Home Brain & Behavior How people with schizophrenia stay productive while managing symptoms

How people with schizophrenia stay productive while managing symptoms

People who have schizophrenia may be worried that the disorder will prevent them from living independently, pursuing higher education or holding down a demanding job. In reality, many people do manage their illness and live full and highly productive lives.

A new study by researchers at the David Geffen School of Medicine at UCLA and colleagues at the University of Southern California describes some of the strategies people with schizophrenia have used to overcome the disorder and function successfully in their careers. The research was published November 15 in the journal Psychiatric Services.

The researchers conducted up to three interviews each with 10 men and 10 women with schizophrenia from the Los Angeles area. All of them continued to have some psychotic symptoms even as they were employed in professional, technical or managerial occupations.

“To the best of our knowledge, no previous studies have addressed how individuals with schizophrenia who also met some definition of recovery manage the symptoms of their disease,” said Amy Cohen, an associate research psychologist in the department of psychiatry and biobehavioral sciences at the Geffen School and the study’s first author.

The researchers found that the people they interviewed had adopted numerous coping strategies to prevent and deal with symptoms, including avoiding stressful situations, staying away from alcohol and drugs and taking their prescribed medications. The interviewees also said they try to interact with people who are supportive and non-judgmental and that they use various cognitive strategies to help them reason through problematic thoughts and whether or not those thoughts are based in reality.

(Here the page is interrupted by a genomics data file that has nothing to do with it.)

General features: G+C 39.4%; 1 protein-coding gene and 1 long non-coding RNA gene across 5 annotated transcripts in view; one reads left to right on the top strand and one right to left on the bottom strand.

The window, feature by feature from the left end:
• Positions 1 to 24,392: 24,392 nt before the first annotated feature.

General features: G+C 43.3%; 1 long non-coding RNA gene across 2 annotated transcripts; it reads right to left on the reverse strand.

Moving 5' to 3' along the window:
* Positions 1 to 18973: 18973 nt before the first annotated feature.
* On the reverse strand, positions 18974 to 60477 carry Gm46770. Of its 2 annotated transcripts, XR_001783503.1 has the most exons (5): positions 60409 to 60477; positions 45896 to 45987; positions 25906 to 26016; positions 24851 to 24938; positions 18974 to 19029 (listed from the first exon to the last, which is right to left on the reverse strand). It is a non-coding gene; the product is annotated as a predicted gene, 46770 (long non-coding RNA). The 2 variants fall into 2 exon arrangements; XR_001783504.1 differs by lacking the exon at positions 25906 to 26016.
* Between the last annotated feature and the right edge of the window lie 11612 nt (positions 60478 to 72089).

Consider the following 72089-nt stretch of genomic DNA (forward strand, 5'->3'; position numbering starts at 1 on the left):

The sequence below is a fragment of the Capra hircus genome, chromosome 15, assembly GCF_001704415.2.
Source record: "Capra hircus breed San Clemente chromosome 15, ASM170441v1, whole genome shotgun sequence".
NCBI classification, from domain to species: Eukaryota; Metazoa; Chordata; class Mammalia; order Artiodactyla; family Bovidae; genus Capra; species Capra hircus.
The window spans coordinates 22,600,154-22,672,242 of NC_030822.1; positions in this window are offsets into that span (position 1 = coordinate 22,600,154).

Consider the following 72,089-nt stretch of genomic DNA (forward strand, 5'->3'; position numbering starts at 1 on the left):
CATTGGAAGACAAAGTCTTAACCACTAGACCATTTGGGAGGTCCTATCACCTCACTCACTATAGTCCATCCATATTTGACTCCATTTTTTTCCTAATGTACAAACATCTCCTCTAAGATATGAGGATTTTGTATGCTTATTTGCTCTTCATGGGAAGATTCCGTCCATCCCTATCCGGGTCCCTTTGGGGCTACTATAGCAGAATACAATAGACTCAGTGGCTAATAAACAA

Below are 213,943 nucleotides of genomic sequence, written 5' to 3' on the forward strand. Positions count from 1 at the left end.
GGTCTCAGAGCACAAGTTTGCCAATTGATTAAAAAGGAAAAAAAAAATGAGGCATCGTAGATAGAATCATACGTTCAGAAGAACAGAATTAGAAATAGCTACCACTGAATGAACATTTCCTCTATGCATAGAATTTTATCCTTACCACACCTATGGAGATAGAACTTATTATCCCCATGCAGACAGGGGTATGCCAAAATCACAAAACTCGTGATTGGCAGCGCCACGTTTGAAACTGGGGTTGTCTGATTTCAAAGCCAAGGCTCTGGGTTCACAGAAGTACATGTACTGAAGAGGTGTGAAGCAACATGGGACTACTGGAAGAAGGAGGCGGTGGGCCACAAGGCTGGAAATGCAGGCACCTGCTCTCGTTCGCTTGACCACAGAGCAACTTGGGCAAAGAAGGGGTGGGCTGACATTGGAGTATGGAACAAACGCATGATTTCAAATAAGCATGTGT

The subjects also mentioned religion and spirituality, and exercise and diet, as ways they prevent or deal with psychiatric instability, Cohen said. Some individuals reported that calm, soothing places help them cope, while others said they preferred to seek out more activity.

And some said jobs and educational activities could be distracting, but others said that school or career help by providing a sense of belonging.

“One big surprise — and disappointment — was the disparity between the education of these individuals and the salaries they were earning,” Cohen said. “Most of the patients studied had college or advanced degrees but still made less than $50,000 annually despite working in a large, urban city.”

Even with the various coping strategies they employ, about half of those surveyed reported having difficulty managing their daily lives, not having felt close to another person within the prior week and experiencing recent hallucinations or delusions — which are characteristic of the disorder.

Social stigma continues to be a serious problem for those affected by schizophrenia and other mental illnesses.

“There is a widespread misunderstanding that individuals with schizophrenia are violent and dangerous, often homeless, and beyond help,’’ Cohen said.

Prior studies have shown that half to two-thirds of people with schizophrenia will significantly improve or fully recover, enabling them to live fulfilling and productive lives. Cohen said she hopes the findings provide encouragement for people battling the stigma of mental illness and that the study helps inform treatment for schizophrenia.